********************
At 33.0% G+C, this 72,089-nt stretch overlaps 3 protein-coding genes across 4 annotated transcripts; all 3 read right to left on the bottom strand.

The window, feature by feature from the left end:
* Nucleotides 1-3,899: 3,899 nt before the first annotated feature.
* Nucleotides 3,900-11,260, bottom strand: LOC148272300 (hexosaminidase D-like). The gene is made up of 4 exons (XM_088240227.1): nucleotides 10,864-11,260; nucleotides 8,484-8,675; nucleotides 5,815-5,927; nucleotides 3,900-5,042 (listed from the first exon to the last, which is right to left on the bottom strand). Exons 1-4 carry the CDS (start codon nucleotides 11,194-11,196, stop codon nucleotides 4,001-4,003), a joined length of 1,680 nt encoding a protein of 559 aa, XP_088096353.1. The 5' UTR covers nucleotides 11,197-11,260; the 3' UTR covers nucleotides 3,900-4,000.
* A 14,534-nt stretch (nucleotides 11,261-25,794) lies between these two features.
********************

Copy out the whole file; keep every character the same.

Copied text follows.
At 33.0% G+C, this 72,089-nt stretch overlaps 3 protein-coding genes across 4 annotated transcripts; all 3 read right to left on the bottom strand.

The window, feature by feature from the left end:
* Nucleotides 1-3,899: 3,899 nt before the first annotated feature.
* Nucleotides 3,900-11,260, bottom strand: LOC148272300 (hexosaminidase D-like). The gene is made up of 4 exons (XM_088240227.1): nucleotides 10,864-11,260; nucleotides 8,484-8,675; nucleotides 5,815-5,927; nucleotides 3,900-5,042 (listed from the first exon to the last, which is right to left on the bottom strand). Exons 1-4 carry the CDS (start codon nucleotides 11,194-11,196, stop codon nucleotides 4,001-4,003), a joined length of 1,680 nt encoding a protein of 559 aa, XP_088096353.1. The 5' UTR covers nucleotides 11,197-11,260; the 3' UTR covers nucleotides 3,900-4,000.
* A 14,534-nt stretch (nucleotides 11,261-25,794) lies between these two features.